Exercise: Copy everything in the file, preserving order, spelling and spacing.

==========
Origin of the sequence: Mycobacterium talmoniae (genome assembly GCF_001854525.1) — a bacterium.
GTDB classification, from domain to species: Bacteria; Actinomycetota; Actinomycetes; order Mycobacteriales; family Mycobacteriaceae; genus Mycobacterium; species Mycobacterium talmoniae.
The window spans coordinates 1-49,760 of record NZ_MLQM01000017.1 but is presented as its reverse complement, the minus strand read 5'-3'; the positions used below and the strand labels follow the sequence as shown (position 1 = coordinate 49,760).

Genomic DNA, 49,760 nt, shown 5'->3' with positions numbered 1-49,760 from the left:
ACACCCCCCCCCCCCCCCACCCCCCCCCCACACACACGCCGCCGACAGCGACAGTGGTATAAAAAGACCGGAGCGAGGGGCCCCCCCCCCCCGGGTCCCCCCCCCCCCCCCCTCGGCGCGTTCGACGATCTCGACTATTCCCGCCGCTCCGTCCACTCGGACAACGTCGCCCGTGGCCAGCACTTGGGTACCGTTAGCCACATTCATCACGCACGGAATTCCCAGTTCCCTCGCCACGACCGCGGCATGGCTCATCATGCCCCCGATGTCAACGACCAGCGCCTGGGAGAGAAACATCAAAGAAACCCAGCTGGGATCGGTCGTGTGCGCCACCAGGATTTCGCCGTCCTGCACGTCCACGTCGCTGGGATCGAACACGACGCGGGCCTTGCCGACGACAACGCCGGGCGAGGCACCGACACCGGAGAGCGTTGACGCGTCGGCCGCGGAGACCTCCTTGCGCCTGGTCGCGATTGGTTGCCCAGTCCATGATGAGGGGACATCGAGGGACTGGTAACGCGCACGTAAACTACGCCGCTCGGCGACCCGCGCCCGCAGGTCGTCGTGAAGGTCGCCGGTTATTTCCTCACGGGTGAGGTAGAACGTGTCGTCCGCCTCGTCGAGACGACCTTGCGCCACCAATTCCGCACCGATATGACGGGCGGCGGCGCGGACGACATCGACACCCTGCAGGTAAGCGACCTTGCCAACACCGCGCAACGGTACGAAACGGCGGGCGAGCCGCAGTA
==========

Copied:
Origin of the sequence: Mycobacterium talmoniae (genome assembly GCF_001854525.1) — a bacterium.
GTDB classification, from domain to species: Bacteria; Actinomycetota; Actinomycetes; order Mycobacteriales; family Mycobacteriaceae; genus Mycobacterium; species Mycobacterium talmoniae.
The window spans coordinates 1-49,760 of record NZ_MLQM01000017.1 but is presented as its reverse complement, the minus strand read 5'-3'; the positions used below and the strand labels follow the sequence as shown (position 1 = coordinate 49,760).

Genomic DNA, 49,760 nt, shown 5'->3' with positions numbered 1-49,760 from the left:
ACACCCCCCCCCCCCCCCACCCCCCCCCCACACACACGCCGCCGACAGCGACAGTGGTATAAAAAGACCGGAGCGAGGGGCCCCCCCCCCCCGGGTCCCCCCCCCCCCCCCCTCGGCGCGTTCGACGATCTCGACTATTCCCGCCGCTCCGTCCACTCGGACAACGTCGCCCGTGGCCAGCACTTGGGTACCGTTAGCCACATTCATCACGCACGGAATTCCCAGTTCCCTCGCCACGACCGCGGCATGGCTCATCATGCCCCCGATGTCAACGACCAGCGCCTGGGAGAGAAACATCAAAGAAACCCAGCTGGGATCGGTCGTGTGCGCCACCAGGATTTCGCCGTCCTGCACGTCCACGTCGCTGGGATCGAACACGACGCGGGCCTTGCCGACGACAACGCCGGGCGAGGCACCGACACCGGAGAGCGTTGACGCGTCGGCCGCGGAGACCTCCTTGCGCCTGGTCGCGATTGGTTGCCCAGTCCATGATGAGGGGACATCGAGGGACTGGTAACGCGCACGTAAACTACGCCGCTCGGCGACCCGCGCCCGCAGGTCGTCGTGAAGGTCGCCGGTTATTTCCTCACGGGTGAGGTAGAACGTGTCGTCCGCCTCGTCGAGACGACCTTGCGCCACCAATTCCGCACCGATATGACGGGCGGCGGCGCGGACGACATCGACACCCTGCAGGTAAGCGACCTTGCCAACACCGCGCAACGGTACGAAACGGCGGGCGAGCCGCAGTA